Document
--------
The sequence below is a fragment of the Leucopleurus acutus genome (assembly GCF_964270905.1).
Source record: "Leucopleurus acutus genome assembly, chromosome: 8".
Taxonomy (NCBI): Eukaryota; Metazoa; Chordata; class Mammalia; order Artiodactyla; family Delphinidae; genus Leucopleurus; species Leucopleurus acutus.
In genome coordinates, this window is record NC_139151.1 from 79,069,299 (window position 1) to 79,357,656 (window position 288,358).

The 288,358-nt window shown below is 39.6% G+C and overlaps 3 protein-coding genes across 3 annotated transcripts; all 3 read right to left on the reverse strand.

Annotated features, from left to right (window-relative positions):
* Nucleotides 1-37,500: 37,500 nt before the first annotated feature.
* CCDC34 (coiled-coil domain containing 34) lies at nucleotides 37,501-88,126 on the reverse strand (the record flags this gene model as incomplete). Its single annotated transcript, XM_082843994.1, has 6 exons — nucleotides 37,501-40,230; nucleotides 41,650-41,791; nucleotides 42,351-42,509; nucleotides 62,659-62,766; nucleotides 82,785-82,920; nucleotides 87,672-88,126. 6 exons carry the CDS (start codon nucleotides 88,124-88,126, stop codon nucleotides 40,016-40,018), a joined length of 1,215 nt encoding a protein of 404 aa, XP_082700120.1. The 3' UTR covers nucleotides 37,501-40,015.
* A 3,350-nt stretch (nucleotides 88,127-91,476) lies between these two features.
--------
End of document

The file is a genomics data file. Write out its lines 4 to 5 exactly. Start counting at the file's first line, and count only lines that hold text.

In genome coordinates, this window is record NC_139151.1 from 79,069,299 (window position 1) to 79,357,656 (window position 288,358).

The 288,358-nt window shown below is 39.6% G+C and overlaps 3 protein-coding genes across 3 annotated transcripts; all 3 read right to left on the reverse strand.